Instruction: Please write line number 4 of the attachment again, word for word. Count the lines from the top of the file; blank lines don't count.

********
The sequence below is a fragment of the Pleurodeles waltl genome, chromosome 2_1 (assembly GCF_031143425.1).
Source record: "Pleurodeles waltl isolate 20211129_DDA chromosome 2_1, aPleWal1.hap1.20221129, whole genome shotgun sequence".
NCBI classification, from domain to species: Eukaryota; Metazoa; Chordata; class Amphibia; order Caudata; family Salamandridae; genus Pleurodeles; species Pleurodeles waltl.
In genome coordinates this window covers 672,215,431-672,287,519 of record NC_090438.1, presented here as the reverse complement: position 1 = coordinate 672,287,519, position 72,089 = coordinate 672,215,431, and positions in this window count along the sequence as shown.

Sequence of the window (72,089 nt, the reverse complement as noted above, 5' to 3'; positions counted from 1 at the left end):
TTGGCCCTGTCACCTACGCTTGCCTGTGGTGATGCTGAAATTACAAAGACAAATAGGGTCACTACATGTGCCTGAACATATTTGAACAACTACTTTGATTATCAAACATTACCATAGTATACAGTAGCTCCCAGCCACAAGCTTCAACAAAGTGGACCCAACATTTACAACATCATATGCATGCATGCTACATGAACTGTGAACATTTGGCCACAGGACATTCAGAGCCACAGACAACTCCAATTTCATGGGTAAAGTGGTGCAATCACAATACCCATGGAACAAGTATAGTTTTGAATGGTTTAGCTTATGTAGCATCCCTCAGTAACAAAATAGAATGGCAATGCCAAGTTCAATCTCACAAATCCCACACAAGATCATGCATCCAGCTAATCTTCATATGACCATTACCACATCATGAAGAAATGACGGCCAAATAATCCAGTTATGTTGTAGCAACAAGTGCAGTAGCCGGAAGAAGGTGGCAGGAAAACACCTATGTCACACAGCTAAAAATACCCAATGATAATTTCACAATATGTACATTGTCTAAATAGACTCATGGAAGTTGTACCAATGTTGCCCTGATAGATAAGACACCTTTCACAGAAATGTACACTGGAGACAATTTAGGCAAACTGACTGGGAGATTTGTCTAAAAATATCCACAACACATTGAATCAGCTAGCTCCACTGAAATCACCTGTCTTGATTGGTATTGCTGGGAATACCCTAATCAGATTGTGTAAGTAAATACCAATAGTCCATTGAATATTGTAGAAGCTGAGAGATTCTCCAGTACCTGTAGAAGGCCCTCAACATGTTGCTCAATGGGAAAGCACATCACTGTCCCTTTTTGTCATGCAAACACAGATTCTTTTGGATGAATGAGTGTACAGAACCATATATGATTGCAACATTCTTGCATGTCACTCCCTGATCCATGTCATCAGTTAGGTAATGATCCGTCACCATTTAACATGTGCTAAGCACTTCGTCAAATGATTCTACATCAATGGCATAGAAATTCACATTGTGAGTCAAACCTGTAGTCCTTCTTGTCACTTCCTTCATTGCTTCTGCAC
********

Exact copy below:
In genome coordinates this window covers 672,215,431-672,287,519 of record NC_090438.1, presented here as the reverse complement: position 1 = coordinate 672,287,519, position 72,089 = coordinate 672,215,431, and positions in this window count along the sequence as shown.